Cool breezes from the San Pablo Bay, off Napa's Carneros district, help give the 2010 Sean Minor Four Bears Vin Gris ($15) a bright, crisp acidity to go with its strawberry-inflected fruit. (Vin gris is an old French term for rosé that more and more California wineries are adopting.) Minor's bottling is 100 percent Pinot Noir.

More options:

2010 Skouras Moscofilero ($15) With its aromas of honeysuckle and tangerine, this brisk white from one of Greece's top wineries smells as though it might be sweet. Instead, it's bone-dry and crisp, an ideal match for oysters on the half shell.

2010 Waterbrook Sangiovese Rosé ($11) Washington's Columbia Valley isn't known for the Sangiovese grape variety, nor for rosés. As a result, Waterbrook's lightly floral bottling is a nice surprise.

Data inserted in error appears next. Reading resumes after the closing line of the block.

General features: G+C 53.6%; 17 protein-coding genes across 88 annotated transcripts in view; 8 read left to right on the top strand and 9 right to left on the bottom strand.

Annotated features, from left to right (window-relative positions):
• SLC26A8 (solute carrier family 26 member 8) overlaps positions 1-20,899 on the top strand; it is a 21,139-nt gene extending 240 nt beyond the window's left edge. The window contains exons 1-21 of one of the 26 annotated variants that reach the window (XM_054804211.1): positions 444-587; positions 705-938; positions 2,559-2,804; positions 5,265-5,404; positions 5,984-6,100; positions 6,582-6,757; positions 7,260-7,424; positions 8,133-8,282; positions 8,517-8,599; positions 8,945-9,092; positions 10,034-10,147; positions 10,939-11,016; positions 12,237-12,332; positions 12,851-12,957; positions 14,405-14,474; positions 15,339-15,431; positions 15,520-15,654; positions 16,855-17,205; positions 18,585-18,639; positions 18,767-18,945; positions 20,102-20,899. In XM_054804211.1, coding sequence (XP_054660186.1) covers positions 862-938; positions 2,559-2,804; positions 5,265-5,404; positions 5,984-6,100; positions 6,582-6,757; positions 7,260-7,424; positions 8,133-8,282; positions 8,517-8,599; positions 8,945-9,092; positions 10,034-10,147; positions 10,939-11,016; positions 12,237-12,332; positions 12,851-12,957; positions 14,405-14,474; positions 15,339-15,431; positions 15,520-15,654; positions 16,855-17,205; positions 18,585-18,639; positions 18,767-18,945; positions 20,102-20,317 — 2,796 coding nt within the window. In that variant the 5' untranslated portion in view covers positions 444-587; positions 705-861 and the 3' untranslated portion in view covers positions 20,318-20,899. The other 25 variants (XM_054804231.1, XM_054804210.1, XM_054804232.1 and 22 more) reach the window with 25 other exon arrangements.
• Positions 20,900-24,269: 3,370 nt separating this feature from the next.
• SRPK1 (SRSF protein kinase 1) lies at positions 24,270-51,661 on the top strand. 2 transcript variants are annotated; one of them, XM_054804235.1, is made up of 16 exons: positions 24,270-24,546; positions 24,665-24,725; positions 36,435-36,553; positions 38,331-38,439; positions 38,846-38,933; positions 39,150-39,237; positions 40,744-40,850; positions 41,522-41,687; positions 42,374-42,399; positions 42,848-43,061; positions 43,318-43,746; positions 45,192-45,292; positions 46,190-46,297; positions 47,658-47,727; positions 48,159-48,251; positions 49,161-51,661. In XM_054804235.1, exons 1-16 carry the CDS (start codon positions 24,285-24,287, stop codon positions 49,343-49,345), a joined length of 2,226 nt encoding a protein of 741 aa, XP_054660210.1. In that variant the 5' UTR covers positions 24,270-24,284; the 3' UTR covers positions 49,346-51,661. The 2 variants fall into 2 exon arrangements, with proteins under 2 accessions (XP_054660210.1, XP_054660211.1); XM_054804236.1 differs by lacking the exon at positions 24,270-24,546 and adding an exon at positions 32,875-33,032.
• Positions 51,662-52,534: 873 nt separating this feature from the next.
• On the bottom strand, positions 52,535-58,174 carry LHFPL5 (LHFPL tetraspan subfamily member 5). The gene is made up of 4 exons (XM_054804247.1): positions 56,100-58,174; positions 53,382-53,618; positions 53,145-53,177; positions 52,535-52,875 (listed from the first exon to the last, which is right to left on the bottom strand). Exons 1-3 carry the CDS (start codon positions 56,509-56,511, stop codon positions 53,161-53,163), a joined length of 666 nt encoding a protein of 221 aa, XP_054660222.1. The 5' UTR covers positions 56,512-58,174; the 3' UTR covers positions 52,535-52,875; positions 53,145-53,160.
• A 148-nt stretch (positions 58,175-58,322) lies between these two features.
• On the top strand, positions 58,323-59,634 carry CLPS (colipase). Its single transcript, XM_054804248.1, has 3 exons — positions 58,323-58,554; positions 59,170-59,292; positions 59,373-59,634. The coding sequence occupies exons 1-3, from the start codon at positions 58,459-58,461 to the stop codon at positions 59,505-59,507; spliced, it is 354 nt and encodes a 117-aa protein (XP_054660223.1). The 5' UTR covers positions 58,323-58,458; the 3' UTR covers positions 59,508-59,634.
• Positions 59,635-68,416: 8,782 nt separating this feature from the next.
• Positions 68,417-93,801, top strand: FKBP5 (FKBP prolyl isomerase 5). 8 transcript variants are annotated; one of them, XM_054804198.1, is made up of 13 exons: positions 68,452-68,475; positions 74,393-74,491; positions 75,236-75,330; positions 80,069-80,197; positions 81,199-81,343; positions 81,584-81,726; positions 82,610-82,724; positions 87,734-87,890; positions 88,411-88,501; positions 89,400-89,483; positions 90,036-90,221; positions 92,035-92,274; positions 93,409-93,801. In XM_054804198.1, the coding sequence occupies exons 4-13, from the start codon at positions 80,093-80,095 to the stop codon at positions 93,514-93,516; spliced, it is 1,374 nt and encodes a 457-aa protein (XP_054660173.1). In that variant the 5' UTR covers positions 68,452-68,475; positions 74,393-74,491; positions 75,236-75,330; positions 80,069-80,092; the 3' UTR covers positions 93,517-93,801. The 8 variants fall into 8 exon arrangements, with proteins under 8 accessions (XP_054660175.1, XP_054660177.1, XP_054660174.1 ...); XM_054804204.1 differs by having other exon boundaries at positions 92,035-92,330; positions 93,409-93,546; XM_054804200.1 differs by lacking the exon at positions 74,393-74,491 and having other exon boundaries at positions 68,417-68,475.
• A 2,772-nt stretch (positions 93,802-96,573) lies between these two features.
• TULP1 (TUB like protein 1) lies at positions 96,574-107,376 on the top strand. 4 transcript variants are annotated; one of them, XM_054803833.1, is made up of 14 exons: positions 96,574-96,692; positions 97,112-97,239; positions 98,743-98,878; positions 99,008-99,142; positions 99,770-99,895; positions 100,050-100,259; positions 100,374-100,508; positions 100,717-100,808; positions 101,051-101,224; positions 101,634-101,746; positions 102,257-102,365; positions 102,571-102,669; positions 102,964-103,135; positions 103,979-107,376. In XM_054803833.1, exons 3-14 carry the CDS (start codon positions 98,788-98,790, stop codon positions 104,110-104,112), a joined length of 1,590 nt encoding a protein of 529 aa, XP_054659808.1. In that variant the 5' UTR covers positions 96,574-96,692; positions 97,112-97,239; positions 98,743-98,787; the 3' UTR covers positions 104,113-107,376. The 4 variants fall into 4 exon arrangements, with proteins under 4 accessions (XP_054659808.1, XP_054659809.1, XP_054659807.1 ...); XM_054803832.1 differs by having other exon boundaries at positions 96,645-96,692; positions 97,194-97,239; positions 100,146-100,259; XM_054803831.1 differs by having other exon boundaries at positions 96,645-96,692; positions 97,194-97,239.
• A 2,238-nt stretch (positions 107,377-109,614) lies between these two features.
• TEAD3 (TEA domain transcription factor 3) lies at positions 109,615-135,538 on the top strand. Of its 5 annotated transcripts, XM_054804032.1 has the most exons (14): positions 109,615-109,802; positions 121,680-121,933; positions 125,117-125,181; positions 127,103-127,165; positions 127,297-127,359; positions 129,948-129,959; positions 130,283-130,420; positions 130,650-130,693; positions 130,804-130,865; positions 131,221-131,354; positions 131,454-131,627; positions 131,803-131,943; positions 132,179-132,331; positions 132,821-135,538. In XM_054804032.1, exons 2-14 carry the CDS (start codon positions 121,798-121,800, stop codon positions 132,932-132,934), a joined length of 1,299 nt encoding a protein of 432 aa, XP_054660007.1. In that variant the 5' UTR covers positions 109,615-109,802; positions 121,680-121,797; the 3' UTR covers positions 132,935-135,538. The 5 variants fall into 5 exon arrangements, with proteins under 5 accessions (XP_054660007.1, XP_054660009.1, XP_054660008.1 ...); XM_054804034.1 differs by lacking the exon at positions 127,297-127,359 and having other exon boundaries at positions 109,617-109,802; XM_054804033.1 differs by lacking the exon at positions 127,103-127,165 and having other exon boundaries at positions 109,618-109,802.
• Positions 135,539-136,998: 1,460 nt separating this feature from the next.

2009 Martinshof Zweigelt ($12) For this spicy Austrian red, wine importer Carlo Huber blends the local Zweigelt variety with a small amount of Pinot Noir to "soften the edges," he says.

2009 Georges Duboeuf Juliénas ($13) In the great '09 vintage, all of Duboeuf's cru bottlings (those labeled from the 10 major towns of Beaujolais) are good. But this fragrant red is the best.

And how about light beers? Food & Wine did a blind taste test of many widely distributed light beers, and here was the clear winner:

Sam Adams Light "Light hoppy note; good, lasting flavor. A real beer."

Tuesday, July 26, 2011

More blueberries: Prosciutto and Melon with Blueberry Salad